It was in Deuteronomy 18:15, for instance, when Moses told the Israelites, “God, your God, is going to raise up a prophet for you. God will raise him up from among your kinsmen, a prophet like me. Listen obediently to him.” Moses then repeated those same words in verses 18 and 19 – so did Peter in Acts 3:22, and so did Stephen in Acts 7:37.

The Jews of Jesus’ day KNEW, therefore, that a great prophet like Moses would arise again. They were looking for him too, as we see in Philip’s excited shout to Nathaniel in John 1:45, “We’ve FOUND the One Moses wrote about in the Law, the One preached by the prophets. It’s Jesus, Joseph’s son, the one from Nazareth.” But even though Philip was absolutely right in pinpointing Jesus as the fulfillment of Moses’ prophecy, he, like everyone else, had no clue that the One Moses wrote about would also suffer and die, or why his suffering and death were necessary, or what would actually be accomplished by his suffering and death as well. It was still a total mystery.

But how did they MISS it, when only two hundred years earlier an amazing book had hit their Jewish bookstores specifically predicting the Messiah’s arrival, including actual dates they could work out for themselves, that also PREDICTED HIS DEATH as well? There it was in Daniel 9, that great prediction of an “Anointed One” who would put an end to sin and “set things right forever” (24), BUT who would also be killed (26).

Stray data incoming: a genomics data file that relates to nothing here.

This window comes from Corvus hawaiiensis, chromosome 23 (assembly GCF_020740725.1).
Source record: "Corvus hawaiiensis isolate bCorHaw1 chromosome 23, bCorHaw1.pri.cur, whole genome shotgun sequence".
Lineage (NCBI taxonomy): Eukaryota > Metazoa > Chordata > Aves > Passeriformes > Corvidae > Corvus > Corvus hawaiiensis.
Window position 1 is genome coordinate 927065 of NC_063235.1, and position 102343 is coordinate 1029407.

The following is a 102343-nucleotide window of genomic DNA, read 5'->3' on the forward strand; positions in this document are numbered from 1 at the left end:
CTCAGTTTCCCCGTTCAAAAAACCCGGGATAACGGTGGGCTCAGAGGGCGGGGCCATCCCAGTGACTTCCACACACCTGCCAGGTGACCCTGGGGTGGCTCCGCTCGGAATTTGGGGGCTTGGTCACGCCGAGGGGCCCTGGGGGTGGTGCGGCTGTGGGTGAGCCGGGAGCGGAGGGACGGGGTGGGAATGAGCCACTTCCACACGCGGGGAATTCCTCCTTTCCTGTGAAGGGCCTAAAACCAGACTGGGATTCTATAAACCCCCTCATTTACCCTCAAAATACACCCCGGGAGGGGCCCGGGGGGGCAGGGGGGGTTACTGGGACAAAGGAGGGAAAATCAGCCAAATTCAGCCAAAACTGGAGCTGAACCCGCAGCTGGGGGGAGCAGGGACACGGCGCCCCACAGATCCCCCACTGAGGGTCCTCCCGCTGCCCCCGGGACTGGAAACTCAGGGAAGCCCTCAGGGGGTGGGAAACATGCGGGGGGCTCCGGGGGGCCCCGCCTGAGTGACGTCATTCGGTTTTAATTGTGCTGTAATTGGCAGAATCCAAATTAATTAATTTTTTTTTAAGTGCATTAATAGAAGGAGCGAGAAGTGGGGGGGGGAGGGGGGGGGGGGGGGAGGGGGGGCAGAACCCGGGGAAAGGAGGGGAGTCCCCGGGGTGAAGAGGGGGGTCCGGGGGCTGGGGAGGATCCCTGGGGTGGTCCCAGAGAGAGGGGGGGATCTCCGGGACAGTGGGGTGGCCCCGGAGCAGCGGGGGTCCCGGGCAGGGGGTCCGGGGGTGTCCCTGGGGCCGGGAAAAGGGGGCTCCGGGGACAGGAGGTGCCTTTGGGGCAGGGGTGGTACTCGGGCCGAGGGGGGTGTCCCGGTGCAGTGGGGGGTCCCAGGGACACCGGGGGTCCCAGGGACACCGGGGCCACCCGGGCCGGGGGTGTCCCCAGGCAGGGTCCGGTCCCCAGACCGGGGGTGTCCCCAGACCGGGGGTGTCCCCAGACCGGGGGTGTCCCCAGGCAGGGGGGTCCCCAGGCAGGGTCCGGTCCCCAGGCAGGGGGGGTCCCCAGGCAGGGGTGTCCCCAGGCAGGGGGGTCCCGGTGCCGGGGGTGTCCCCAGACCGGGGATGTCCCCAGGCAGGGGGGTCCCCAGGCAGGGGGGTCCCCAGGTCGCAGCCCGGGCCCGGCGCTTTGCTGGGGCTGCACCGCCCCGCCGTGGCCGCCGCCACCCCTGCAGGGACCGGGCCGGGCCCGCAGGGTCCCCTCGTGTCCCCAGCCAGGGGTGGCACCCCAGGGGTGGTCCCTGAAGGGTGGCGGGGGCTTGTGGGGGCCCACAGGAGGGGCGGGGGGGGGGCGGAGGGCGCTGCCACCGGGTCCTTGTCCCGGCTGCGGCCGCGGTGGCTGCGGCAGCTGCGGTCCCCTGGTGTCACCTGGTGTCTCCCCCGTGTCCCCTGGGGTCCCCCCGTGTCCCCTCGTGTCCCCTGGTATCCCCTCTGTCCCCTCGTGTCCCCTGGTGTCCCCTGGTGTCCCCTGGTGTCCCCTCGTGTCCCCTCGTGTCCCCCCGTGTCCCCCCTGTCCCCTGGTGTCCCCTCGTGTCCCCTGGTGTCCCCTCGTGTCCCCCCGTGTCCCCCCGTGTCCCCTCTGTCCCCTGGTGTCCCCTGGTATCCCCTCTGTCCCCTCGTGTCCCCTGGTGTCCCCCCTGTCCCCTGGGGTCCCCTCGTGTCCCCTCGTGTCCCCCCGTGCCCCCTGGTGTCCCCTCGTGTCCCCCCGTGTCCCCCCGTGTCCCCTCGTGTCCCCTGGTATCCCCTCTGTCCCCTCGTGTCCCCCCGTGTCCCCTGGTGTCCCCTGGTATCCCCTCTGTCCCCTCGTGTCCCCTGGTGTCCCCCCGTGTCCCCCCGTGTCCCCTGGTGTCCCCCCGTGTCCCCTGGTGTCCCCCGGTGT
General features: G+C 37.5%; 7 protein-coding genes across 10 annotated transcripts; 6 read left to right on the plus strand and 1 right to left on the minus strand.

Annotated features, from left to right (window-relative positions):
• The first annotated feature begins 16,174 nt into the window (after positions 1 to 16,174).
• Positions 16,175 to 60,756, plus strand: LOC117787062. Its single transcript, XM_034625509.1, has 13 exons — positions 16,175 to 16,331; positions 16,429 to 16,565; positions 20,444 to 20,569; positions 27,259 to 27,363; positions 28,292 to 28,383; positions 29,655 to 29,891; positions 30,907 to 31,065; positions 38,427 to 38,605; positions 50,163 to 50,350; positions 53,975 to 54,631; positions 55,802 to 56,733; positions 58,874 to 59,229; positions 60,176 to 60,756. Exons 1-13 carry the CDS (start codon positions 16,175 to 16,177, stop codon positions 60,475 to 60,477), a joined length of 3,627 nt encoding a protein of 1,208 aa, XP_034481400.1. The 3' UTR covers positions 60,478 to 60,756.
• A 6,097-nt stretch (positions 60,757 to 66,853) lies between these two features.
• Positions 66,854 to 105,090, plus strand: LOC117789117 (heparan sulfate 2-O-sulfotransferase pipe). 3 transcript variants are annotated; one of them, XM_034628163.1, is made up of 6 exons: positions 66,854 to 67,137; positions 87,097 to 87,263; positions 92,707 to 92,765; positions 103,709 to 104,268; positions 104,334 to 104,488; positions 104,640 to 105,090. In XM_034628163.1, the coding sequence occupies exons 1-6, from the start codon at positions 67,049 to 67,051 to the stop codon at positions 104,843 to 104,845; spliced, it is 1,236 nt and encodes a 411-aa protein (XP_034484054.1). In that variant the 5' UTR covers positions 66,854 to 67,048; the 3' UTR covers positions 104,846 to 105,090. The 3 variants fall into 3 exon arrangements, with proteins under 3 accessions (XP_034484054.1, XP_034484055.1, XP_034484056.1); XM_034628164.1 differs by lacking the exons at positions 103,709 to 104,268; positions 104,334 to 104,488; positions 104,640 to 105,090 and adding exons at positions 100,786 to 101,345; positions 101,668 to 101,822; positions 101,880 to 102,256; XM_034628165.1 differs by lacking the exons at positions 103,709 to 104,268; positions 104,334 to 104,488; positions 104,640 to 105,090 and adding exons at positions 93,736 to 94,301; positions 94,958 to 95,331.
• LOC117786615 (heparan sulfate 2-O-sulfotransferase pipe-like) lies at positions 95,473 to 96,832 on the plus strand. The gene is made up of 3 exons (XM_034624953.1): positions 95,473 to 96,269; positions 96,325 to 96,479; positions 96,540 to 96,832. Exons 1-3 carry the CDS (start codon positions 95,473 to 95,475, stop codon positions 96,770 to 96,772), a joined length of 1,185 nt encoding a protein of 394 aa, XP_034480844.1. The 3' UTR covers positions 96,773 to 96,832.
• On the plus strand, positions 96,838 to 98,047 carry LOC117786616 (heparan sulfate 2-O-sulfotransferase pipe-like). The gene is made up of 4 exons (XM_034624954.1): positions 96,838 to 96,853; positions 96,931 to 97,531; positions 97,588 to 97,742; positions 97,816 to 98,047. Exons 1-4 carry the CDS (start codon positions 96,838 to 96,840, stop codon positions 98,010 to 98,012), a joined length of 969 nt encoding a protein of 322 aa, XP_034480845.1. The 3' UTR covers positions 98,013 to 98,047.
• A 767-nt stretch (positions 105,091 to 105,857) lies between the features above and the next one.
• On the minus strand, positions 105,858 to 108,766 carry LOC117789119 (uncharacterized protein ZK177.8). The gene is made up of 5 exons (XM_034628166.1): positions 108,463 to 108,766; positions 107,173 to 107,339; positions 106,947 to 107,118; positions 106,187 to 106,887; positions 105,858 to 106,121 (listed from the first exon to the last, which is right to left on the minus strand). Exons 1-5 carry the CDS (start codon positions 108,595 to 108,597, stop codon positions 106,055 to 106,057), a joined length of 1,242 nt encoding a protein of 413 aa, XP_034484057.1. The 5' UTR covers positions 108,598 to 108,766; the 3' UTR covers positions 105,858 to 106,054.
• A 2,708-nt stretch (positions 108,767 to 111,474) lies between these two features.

Surely that had to ring a bell or two in their heads taking them right back to the prophecies they were already familiar with in Isaiah – like the one in Isaiah 49:5-6 that spoke of a great Servant whom God had chosen to “recover the tribes of Israel” so that Israel would become “a light for the nations to make God’s salvation global.” And how that Servant, in the process of saving Israel and the whole world, would also suffer and die – mentioned in considerable detail just four chapters later in Isaiah 53?

Did all these clear scriptures ring any bells? No, they didn’t. Even when Caiaphas the High Priest prophesied in John 11:51-52 that “Jesus would die for the Jewish nation, and not only for their nation but also for all the scattered children of God to bring them together and make them one” – it still didn’t ring any bells that what he’d just said was straight out of Isaiah as the sign pinpointing who the Messiah was, what he’d come for, and how his death would accomplish it. And Caiaphas was just about to have Jesus killed in fulfillment of that prophecy too, but it wouldn’t mean a thing to him. How could that be?